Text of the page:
More warm days bring greater risk of disease from bugs; Schumer calls for action 

WOODBURY, Long Island -- Record heat on Wednesday, and more record temperatures expected on Thursday, may be part of a larger trend of longer warm spells. That phenomenon is bringing with it a higher number of bugs to our area, which in turn bring with them a wider variety of health hazards, according to experts.

It’s spurred New York's senior senator to call for the Centers for Disease Control to act immediately, using a large infusion of research dollars he helped them secure.

Bugs can be dangerous, Cornell University entomologist Jody Gangloff-Kaufmann said,

"It transmits disease, it affects livestock and it can bite humans,"Gangloff-Kaufmann said about the exotic longhorn tick.

It's common in East Asia and in Australia and New Zealand, but not in the Tri-State.

However, earlier this year, a group of the ticks was found in New Jersey, having survived the winter.  Now that it's warm out, the bug, and its habitat, may spread.  Along with it, is the lone star tick. Commonly found in Texas, and the American South, as its name implies, it's now flourishing here, alongside with typical East Coast ticks.  All of the aforementioned ticks can transmit disease.

The insect news were all new developments that came on an otherwise beautiful day.

Paul Meals, a Connecticut resident visiting Long Island on a motorcycle ride, was enjoying Wednesday's record high temperature, with low humidity.  However, one little thing was getting in the way of the day's perfection -- it was something very little, but with a big, potentially hazardous, effect: mosquitoes.

Add to that mosquitoes living longer in extended periods of warm weather, and it results in weather lover Paul Meals being more introspective.

"When I was a young man, we didn't worry about mosquitos, other than they were a nuisance," Meals, who has a fully gray head of hair and beard, said. "We didn't worry about disease.  So something is terribly wrong."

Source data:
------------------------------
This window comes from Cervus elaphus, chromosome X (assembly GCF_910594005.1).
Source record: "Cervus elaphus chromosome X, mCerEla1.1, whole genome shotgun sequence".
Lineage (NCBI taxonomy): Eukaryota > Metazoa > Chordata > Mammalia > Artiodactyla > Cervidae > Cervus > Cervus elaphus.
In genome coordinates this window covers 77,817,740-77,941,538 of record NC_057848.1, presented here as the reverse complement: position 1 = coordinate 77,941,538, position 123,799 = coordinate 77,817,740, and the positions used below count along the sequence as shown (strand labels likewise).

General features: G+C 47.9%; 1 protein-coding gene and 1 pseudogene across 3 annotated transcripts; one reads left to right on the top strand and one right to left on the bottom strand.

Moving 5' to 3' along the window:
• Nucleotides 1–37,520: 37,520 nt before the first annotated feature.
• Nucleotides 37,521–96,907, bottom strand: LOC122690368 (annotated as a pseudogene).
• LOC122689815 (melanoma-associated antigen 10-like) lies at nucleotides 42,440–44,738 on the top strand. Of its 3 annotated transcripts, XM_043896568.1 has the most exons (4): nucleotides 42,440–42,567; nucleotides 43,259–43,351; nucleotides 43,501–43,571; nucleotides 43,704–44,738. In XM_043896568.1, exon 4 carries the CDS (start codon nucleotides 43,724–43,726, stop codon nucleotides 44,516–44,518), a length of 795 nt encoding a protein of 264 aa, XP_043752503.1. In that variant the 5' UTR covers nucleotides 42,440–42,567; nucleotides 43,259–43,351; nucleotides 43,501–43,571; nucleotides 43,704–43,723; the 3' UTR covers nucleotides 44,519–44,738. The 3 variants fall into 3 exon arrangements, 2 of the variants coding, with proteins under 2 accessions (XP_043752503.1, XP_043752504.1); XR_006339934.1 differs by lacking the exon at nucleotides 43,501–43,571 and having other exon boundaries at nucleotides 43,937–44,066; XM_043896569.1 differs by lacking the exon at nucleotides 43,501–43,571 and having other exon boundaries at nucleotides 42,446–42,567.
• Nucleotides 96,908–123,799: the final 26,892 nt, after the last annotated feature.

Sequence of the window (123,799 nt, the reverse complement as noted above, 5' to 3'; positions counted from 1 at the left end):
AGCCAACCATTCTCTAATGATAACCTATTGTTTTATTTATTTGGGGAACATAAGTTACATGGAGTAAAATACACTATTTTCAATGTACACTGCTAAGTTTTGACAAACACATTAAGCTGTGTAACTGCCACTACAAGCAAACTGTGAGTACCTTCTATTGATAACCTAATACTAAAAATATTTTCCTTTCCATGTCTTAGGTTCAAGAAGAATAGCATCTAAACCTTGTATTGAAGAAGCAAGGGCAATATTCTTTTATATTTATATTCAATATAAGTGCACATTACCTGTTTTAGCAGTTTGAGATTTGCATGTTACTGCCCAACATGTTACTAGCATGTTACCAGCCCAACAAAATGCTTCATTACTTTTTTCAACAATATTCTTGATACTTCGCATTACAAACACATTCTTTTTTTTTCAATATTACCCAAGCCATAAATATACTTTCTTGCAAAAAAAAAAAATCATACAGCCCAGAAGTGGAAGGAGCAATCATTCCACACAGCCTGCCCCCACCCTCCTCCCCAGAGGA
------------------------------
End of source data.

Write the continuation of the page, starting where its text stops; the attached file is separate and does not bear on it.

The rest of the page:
Part of the situation is "warmer climate," Sen. Chuck Schumer said.

"Global warming has something to do with it,  and there's a lot more deer," Schumer said. "The tick bites the deer, and then bites us."

Sen. Schumer pointed out that the new federal budget he helped to get passed includes $900 million for CDC programs.  Since the New York City metro area is at the heart of the worst-hit regions of the country for Lyme disease, which is insect-borne, Schumer called on the CDC to act boldly and quickly.

"We can come up with a cure for Lyme disease," the senator said at a midday news conference. "In the past, not enough money was dedicated to do that."

Schumer also called on the CDC to increase education about preventing Lyme disease and other insect-borne illnesses.

He made the comments at the entrance to Trail View State Park.  Some hikers that PIX11 News encountered on the trails agreed with the senator.

"[We] definitely need a cure," Alex Moreno, who was using his flexible work schedule to get outdoors, said.

Another hiker, Julia Chung, was walking the trails during her lunch break from an insurance office.  She admitted that while she carefully checks her child for ticks after time in the woods, she doesn't do the same thing herself.

"I probably should do more, but I don't," she said.

But after hearing about the increase in insect-borne illnesses, she said, she'd changed her tune.

"I am going to now."

The CDC has detailed information about preventing tick and other bug bites here.